Ben Kline is a successful television actor looking for a meaningful role to make him a movie star. When he sets out to play a hero who died in the Holocaust, he is forced to face the ...
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Ben Kline is a successful television actor looking for a meaningful role to make him a movie star. When he sets out to play a hero who died in the Holocaust, he is forced to face the reality of those victimized by the war. In assuming the role of Miklos Radnoti, who left a notebook of harrowing poems from his ordeal, Kline finds himself acting not as a hero, but rather a victim who speaks to us from the grave. As Ben gets ever deeper into his role, he begins to merge with his character, blurring the boundaries of truth and illusion. The realization for Ben, and for us all, is that the best homage we can pay to those who died is to understand them... to know that they had little choice in their fate. Everyone could not be a hero, but rather simply tried to survive as best they could, and that is the legacy of the six million. Written by
Dick Atkins <firstname.lastname@example.org>
Chris Sarandon is inexplicably cast as a "star" here, an American actor cast in the lead role of a film against the director's wishes, for box office appeal. Sarandon is an actor one could never accuse of being a star; he's competent but often too earnest and a little dull. Playing the Hungarian poet Miklos Radnoti, who we are told from the outset was killed during WW2, Sarandon's actor, Benjamin Kline, goes all method. He talks to himself in character, argues with the director about realism, demanding that he be actually tortured in one scene, sleeps on the set of a labor camp, and even gets a People magazine cover story "The Method of his Madness".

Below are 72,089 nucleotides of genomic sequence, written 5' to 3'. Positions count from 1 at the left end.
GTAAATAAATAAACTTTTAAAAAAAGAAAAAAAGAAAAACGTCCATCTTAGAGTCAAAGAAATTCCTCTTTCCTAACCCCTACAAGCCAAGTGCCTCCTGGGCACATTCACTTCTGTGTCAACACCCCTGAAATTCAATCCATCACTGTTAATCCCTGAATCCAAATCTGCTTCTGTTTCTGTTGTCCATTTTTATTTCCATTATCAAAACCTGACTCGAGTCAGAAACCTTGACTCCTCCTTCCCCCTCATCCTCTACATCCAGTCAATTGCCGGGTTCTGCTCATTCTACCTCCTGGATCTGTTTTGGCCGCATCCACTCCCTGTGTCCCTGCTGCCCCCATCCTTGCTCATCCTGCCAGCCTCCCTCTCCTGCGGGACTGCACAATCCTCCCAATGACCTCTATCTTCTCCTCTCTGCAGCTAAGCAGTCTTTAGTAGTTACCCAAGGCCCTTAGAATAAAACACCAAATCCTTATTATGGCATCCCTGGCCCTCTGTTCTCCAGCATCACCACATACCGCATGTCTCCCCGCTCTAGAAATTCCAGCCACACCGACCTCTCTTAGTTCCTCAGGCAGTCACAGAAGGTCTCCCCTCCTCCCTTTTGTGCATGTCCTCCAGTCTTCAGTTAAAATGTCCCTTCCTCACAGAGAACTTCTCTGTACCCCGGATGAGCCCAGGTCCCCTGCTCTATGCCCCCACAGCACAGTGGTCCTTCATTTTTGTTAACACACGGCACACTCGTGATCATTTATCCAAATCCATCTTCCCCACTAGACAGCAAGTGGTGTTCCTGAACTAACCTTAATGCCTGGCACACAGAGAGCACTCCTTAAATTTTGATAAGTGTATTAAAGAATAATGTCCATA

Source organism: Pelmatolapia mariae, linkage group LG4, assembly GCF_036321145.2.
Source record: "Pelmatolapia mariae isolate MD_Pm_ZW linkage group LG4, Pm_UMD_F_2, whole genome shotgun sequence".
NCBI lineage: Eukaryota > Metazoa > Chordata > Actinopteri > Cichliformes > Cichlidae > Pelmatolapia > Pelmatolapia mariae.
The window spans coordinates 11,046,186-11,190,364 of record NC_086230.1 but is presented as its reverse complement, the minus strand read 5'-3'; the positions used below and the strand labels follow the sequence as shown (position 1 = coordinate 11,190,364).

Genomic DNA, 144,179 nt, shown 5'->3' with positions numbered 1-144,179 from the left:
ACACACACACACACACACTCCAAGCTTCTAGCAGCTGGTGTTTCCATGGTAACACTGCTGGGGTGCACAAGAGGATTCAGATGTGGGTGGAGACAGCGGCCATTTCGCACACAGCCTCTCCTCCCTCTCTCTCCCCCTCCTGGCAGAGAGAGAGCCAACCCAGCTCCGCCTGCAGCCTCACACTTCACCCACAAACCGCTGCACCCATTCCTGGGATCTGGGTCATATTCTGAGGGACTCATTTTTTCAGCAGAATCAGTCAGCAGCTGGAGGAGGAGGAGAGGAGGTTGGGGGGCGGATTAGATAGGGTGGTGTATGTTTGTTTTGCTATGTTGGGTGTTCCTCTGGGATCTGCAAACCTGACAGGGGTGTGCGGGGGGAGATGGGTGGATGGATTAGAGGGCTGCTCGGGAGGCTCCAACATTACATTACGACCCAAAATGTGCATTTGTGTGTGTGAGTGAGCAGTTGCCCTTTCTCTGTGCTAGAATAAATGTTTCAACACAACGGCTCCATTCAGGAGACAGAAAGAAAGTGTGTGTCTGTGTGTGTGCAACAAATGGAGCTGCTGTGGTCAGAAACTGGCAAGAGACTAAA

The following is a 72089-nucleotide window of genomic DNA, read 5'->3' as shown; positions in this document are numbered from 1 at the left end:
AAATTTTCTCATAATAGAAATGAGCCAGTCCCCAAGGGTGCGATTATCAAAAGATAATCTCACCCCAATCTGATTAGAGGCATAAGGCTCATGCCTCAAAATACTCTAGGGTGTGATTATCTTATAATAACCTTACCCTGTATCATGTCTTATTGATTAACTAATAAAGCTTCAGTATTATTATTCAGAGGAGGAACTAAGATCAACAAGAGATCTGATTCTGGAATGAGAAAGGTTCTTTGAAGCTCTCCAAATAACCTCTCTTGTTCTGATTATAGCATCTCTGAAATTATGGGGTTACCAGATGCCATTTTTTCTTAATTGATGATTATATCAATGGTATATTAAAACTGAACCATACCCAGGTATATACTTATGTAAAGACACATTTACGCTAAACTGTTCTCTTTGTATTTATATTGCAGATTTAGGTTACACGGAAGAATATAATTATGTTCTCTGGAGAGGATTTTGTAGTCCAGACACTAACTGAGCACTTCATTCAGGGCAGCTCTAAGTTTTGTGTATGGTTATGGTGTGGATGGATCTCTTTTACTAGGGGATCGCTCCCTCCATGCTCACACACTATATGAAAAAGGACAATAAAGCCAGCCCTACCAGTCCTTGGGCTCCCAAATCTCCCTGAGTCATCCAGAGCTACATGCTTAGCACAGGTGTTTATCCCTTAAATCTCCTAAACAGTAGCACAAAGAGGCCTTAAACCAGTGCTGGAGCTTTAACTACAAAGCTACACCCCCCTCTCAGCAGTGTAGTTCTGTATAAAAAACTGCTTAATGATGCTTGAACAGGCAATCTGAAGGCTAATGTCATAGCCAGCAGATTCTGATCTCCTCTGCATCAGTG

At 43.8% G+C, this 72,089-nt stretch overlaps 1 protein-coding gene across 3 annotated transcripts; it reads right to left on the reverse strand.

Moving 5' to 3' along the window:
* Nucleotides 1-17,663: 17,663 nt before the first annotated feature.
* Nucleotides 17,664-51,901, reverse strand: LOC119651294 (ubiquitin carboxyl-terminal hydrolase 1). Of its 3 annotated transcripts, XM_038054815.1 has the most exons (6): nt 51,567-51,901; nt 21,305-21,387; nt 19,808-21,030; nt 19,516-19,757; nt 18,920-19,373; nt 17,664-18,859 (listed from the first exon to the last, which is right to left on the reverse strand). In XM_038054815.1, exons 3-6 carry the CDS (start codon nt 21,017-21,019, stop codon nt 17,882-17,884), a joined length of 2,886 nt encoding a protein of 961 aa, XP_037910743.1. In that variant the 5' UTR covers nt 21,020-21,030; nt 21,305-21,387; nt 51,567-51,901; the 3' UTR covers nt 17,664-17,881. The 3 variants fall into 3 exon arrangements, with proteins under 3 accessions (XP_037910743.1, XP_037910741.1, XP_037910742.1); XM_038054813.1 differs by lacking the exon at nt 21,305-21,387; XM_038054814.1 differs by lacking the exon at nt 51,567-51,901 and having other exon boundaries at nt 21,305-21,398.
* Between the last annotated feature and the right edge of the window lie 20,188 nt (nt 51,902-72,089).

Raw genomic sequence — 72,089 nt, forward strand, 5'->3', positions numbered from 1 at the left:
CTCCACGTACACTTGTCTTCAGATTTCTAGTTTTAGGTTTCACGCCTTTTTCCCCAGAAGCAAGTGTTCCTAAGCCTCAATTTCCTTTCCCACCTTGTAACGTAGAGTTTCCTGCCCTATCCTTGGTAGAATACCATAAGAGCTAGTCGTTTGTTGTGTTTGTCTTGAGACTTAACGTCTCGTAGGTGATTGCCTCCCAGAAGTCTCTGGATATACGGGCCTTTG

The gimmick in the treatment is that we have a film within a film ie we see the film that is being made, edited and complete with music and voice-overs, and we also have the actors behind the scenes in modern dress. Sometimes the transitions are clever, though when Kline breaks out of character and we are jarred into another reality, the result is mostly camp. At other times, we have to check the costumes and hairstyles for the time frame, and there are vast canvasses and aerial views with no hint of the fictional director's camera. However it helps that the director, Walter Hardy (John Seitz) seems even more of a egomaniac than Kline, at one point berating actors playing men about to be shot, for not being able to smell their fear. The funniest moment is when Hardy holds a gun to Kline's head (admittedly a prop gun) to get what he wants, but ultimately what undermines these scenes is our realisation that such behavior is nonsensical eg when the director is ranting, we think, where is the producer to remind him of the time being wasted?!
The narrative includes oddities such as the door of a train's cattle truck being left open when Jews are being shipped to the labor camp, a cut from a singer's yell to a train whistle, and bare breasted female dancers in contemporary Hungary for the entertainment of German tourists. The latter is interesting given that we are told that Hungary was a German ally, and that the guards of the Boor labor camp in Yugoslavia are Hungarians. The camps are also described as being like military service for Jews, which reads as rather patronising given that men are arbitrarily tortured and killed, just as in the concentration camps. We get the standard question of why didn't the Jews resist their fate, with the answer given that passivity has more dignity, and is luckier. Kline also has a personal history, where his Hungarian father only reveals the fate of his mother during the filming of his movie, though ultimately, this plot point is a red herring.
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